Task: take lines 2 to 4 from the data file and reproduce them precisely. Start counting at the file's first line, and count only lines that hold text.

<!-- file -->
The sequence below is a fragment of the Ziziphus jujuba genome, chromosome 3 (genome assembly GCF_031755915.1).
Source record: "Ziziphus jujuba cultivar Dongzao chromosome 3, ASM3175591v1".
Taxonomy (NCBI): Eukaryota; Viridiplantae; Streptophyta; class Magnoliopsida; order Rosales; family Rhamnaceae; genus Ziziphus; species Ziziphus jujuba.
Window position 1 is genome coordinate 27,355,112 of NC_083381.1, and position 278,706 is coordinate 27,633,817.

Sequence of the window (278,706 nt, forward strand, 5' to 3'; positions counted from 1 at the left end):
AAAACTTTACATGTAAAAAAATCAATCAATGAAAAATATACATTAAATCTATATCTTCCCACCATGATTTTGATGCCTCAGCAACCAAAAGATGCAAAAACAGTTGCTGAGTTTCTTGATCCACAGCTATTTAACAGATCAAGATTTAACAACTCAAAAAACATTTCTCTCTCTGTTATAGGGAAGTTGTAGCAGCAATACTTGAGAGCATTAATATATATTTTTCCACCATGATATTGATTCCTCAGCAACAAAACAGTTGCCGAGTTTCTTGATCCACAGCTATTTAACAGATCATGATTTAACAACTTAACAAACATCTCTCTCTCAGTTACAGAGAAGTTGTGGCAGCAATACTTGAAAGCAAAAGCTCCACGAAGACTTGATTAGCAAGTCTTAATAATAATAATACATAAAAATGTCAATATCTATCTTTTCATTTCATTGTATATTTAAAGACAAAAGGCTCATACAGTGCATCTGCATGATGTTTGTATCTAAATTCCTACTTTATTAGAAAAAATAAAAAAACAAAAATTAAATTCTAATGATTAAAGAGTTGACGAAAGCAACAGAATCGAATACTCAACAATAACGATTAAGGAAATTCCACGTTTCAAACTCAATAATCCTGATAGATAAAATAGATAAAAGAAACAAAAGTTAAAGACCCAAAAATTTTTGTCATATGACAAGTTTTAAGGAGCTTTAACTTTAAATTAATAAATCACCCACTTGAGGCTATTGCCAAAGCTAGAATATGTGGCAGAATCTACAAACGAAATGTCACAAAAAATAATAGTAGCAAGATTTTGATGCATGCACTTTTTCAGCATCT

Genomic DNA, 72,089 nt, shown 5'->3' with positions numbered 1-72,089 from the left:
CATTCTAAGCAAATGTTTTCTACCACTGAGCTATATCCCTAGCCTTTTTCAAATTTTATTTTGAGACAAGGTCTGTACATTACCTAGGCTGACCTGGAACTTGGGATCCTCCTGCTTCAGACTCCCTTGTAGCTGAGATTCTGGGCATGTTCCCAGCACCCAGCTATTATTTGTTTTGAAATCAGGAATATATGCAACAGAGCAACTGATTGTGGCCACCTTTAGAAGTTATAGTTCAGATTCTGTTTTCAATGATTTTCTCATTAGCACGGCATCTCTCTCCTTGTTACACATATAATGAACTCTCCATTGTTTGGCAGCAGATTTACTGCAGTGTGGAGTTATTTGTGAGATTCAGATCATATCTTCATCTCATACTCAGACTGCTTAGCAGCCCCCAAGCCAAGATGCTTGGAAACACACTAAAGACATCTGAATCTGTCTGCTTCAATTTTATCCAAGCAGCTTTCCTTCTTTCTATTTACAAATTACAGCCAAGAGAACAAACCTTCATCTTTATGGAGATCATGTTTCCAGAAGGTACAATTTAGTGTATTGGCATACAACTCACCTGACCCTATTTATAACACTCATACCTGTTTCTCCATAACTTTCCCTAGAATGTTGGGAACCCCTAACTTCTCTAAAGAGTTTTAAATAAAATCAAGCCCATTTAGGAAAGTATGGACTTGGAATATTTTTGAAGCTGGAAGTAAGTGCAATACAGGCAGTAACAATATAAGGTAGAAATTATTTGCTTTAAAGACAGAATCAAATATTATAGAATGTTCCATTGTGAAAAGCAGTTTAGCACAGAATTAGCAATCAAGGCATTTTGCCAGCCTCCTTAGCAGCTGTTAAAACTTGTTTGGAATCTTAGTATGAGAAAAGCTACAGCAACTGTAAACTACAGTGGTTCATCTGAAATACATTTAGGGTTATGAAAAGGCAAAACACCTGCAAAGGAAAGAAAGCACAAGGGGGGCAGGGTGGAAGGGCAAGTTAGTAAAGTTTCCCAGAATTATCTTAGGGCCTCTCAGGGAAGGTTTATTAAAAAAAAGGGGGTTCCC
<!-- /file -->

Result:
Source record: "Ziziphus jujuba cultivar Dongzao chromosome 3, ASM3175591v1".
Taxonomy (NCBI): Eukaryota; Viridiplantae; Streptophyta; class Magnoliopsida; order Rosales; family Rhamnaceae; genus Ziziphus; species Ziziphus jujuba.
Window position 1 is genome coordinate 27,355,112 of NC_083381.1, and position 278,706 is coordinate 27,633,817.